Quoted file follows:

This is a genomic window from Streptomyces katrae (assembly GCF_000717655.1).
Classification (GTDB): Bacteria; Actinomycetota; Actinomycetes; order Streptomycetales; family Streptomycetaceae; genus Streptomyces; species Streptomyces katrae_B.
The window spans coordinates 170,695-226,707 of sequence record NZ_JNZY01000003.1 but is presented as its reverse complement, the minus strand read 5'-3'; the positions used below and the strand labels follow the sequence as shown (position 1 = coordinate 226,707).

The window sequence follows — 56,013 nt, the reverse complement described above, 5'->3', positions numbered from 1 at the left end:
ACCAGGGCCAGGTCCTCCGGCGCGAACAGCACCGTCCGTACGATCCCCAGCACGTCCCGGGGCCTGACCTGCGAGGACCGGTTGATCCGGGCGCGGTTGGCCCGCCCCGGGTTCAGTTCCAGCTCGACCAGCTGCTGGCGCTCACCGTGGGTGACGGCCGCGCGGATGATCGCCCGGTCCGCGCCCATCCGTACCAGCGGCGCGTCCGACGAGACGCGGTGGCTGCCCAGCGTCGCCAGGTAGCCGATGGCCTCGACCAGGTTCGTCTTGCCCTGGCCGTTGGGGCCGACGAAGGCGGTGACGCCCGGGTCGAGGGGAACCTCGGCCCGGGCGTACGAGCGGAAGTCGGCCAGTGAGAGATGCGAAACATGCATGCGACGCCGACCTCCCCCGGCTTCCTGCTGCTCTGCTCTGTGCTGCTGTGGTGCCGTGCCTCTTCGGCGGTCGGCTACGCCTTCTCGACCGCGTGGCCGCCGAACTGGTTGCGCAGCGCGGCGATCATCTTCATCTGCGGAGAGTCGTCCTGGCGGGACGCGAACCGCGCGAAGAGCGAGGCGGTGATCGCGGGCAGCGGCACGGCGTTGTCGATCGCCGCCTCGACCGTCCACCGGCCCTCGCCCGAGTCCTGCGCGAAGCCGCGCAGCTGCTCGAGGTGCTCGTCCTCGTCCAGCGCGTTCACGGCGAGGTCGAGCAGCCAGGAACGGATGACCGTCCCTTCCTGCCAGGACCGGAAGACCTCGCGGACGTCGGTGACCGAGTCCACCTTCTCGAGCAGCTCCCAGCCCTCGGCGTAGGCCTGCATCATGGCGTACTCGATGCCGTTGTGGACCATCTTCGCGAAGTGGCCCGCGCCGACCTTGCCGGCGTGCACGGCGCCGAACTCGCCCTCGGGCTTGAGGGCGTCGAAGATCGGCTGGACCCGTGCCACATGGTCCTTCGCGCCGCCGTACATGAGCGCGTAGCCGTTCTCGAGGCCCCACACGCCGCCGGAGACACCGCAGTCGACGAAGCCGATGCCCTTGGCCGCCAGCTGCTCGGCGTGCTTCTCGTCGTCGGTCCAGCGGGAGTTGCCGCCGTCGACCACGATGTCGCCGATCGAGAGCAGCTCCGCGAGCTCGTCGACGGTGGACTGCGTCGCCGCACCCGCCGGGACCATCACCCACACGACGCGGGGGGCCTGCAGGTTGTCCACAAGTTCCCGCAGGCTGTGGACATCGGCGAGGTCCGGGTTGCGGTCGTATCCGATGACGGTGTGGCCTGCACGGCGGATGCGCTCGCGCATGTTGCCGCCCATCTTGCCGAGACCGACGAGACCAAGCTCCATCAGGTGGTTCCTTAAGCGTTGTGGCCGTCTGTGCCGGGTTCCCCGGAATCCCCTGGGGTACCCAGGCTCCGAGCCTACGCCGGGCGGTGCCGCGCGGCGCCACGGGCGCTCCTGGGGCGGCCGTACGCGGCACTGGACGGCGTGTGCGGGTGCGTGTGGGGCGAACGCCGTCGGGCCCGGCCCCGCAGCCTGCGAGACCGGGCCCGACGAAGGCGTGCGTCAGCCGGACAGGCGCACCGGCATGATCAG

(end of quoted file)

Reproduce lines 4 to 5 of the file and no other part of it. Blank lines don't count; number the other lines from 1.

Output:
The window sequence follows — 56,013 nt, the reverse complement described above, 5'->3', positions numbered from 1 at the left end:
ACCAGGGCCAGGTCCTCCGGCGCGAACAGCACCGTCCGTACGATCCCCAGCACGTCCCGGGGCCTGACCTGCGAGGACCGGTTGATCCGGGCGCGGTTGGCCCGCCCCGGGTTCAGTTCCAGCTCGACCAGCTGCTGGCGCTCACCGTGGGTGACGGCCGCGCGGATGATCGCCCGGTCCGCGCCCATCCGTACCAGCGGCGCGTCCGACGAGACGCGGTGGCTGCCCAGCGTCGCCAGGTAGCCGATGGCCTCGACCAGGTTCGTCTTGCCCTGGCCGTTGGGGCCGACGAAGGCGGTGACGCCCGGGTCGAGGGGAACCTCGGCCCGGGCGTACGAGCGGAAGTCGGCCAGTGAGAGATGCGAAACATGCATGCGACGCCGACCTCCCCCGGCTTCCTGCTGCTCTGCTCTGTGCTGCTGTGGTGCCGTGCCTCTTCGGCGGTCGGCTACGCCTTCTCGACCGCGTGGCCGCCGAACTGGTTGCGCAGCGCGGCGATCATCTTCATCTGCGGAGAGTCGTCCTGGCGGGACGCGAACCGCGCGAAGAGCGAGGCGGTGATCGCGGGCAGCGGCACGGCGTTGTCGATCGCCGCCTCGACCGTCCACCGGCCCTCGCCCGAGTCCTGCGCGAAGCCGCGCAGCTGCTCGAGGTGCTCGTCCTCGTCCAGCGCGTTCACGGCGAGGTCGAGCAGCCAGGAACGGATGACCGTCCCTTCCTGCCAGGACCGGAAGACCTCGCGGACGTCGGTGACCGAGTCCACCTTCTCGAGCAGCTCCCAGCCCTCGGCGTAGGCCTGCATCATGGCGTACTCGATGCCGTTGTGGACCATCTTCGCGAAGTGGCCCGCGCCGACCTTGCCGGCGTGCACGGCGCCGAACTCGCCCTCGGGCTTGAGGGCGTCGAAGATCGGCTGGACCCGTGCCACATGGTCCTTCGCGCCGCCGTACATGAGCGCGTAGCCGTTCTCGAGGCCCCACACGCCGCCGGAGACACCGCAGTCGACGAAGCCGATGCCCTTGGCCGCCAGCTGCTCGGCGTGCTTCTCGTCGTCGGTCCAGCGGGAGTTGCCGCCGTCGACCACGATGTCGCCGATCGAGAGCAGCTCCGCGAGCTCGTCGACGGTGGACTGCGTCGCCGCACCCGCCGGGACCATCACCCACACGACGCGGGGGGCCTGCAGGTTGTCCACAAGTTCCCGCAGGCTGTGGACATCGGCGAGGTCCGGGTTGCGGTCGTATCCGATGACGGTGTGGCCTGCACGGCGGATGCGCTCGCGCATGTTGCCGCCCATCTTGCCGAGACCGACGAGACCAAGCTCCATCAGGTGGTTCCTTAAGCGTTGTGGCCGTCTGTGCCGGGTTCCCCGGAATCCCCTGGGGTACCCAGGCTCCGAGCCTACGCCGGGCGGTGCCGCGCGGCGCCACGGGCGCTCCTGGGGCGGCCGTACGCGGCACTGGACGGCGTGTGCGGGTGCGTGTGGGGCGAACGCCGTCGGGCCCGGCCCCGCAGCCTGCGAGACCGGGCCCGACGAAGGCGTGCGTCAGCCGGACAGGCGCACCGGCATGATCAG